99 teachers investigated over 'psychological state' in six years

Figures released by the Education Council show that 16 teachers a year, on average, are investigated because of concerns ...
Quentin Jones

Figures released by the Education Council show that 16 teachers a year, on average, are investigated because of concerns about their psychological state possibly influencing their work.

Nearly 100 teachers have been investigated by their professional watchdog in the past six years for possible misconduct or incompetence in which their psychological state may have been a factor.

It included incidents of aggressive, violent or threatening behaviour toward children, drug and alcohol use at work, theft, bullying, harassment and falsifying grades, according to information released to Fairfax under the Official Information Act.

Since 2009, 99 teachers referred for investigation by the Education Council over concerns about their practice were found to have a range of psychological, mental health or neurological/genetic disorders, including depression, anxiety, bipolar disorder, substance abuse or addiction, post-traumatic stress disorder, ADHD and Asperger's syndrome.

Most cases were resolved through rehabilitative support, but four teachers had their registration cancelled, one was suspended, and conditions of work were enforced on six teachers, including further training or medical treatment. Seven other investigations were yet to be completed.

Others teachers could have voluntarily left the profession because of impairment, but figures were not kept on them.

The council's teacher practice manager, Andrew Greig, said the cases represented a very small fraction of more than 100,000 registered teachers in the country.

"That's not to downplay the individual matters. We do take it seriously... but it's not something we are concerned about in the profession as a whole."

Mental Health Foundation chief executive Judi Clementssaid studies showed around half of all Kiwis would suffer a psychological problem at some stage in their lives, but that did not preclude them from being responsible for others, including children.

Teachers needed support, not stigmatisation, to manage their mental health.

She encouraged parents who were concerned about their child's teacher to talk to the school principal first.

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"Don't jump to conclusions." 

Victoria University's Faculty of Education associate dean for teacher education, Robin Averill, said extensive "pracs", or practical classroom experience, ensured prospective teachers were well enough mentally at that point. 

"We don't shy away from them seeing how it is and saying, 'Is this too stressful for me?'," she said.

Masterton's Lakeview primary school principal, Ed Hodgkinson, said he believed teachers' mental health was not a problem for schools.

School boards employed people "fit for the job in every sense", and people with psychological challenges could still be good teachers with the right support.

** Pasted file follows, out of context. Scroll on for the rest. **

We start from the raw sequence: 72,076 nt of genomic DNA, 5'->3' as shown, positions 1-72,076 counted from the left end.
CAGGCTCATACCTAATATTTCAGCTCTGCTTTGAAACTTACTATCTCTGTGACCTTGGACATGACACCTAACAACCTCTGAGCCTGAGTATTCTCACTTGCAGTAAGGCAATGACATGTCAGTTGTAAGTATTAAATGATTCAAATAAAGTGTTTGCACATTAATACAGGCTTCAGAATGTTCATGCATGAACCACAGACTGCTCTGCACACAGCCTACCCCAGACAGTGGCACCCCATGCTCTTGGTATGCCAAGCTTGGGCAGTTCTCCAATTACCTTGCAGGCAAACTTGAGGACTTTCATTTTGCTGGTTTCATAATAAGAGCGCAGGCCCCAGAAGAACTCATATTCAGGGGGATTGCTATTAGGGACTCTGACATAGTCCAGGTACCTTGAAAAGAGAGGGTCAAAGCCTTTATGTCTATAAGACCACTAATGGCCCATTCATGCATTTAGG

President of the teachers' union, New Zealand Educational Institute, Louise Green, said teaching was a rewarding, but also very demanding profession.

No school board would knowingly allow a teacher with psychological issues to remain in the classroom if their teaching or behaviour was impaired, she said.

"While most school boards and principals are extremely supportive of their staff, the children come first."

For information about mental health visit the Mental Health Foundation's website. If you need help, phone Lifeline: 0800 543 354


A spokeswoman for the primary teachers' union NZEI said an example of teaching's psychological challenges was one teacher who could no longer cope with the workload and challenging student behaviour because of the stress of a marriage breakdown.

She left teaching and retrained as a designer, and was now thriving.

Several teacher aides were former teachers who decided they were unable to cope with the mental and emotional demands of fulltime teaching, the spokeswoman said.

However, they had been able to adapt and stay in education, a profession that they loved.


1. Entry to Victoria University and other postgraduate teaching courses is via two referees, asked in confidence about the candidate's fitness to teach, and face-to-face candidate interviews.

Police vetting of whether candidates are safe to work with children is also now mandatory under the new Vulnerable Children's Act.

2. Trainees have at least two seven-week blocks of practical classroom teaching, during which they are assessed for their suitability for the profession.

3. Once they pass they have to convince a school board of trustees to employ them, again via interviews, police vetting and referees. After working for two years full-time they must fulfil academic, character and health requirements to be fully registered.

4. They must be endorsed by their principal every three years to remain registered.


Most mental health-related teacher investigations since 2009: Auckland, 38, then Wellington, 12.

Problems (some reported multiple): Substance abuse or addiction, 43, depression, 41, anxiety, 18, other issues such as ADHD or Asperger's Syndrome, 14, bipolar disorder, 9 and post-traumatic stress disorder, 5.

Reasons for investigation (including): Notification of a criminal conviction, 32; incompetence, 25, alcohol or drug abuse, 8; aggressive, violent or rough behaviour, 7; harassment or bullying, 2; theft or dishonesty, 4.

Most incidents: 2010 (25).

Fewest: 2014 (4); 14 so far this year. 

* An earlier version of this story referred to teachers suffering 'mental illness'. This was incorrect, and has been amended to an investigation of misconduct or incompetence in which psychological, mental health or neurological/genetic disorders may have been a factor. 

 - Stuff


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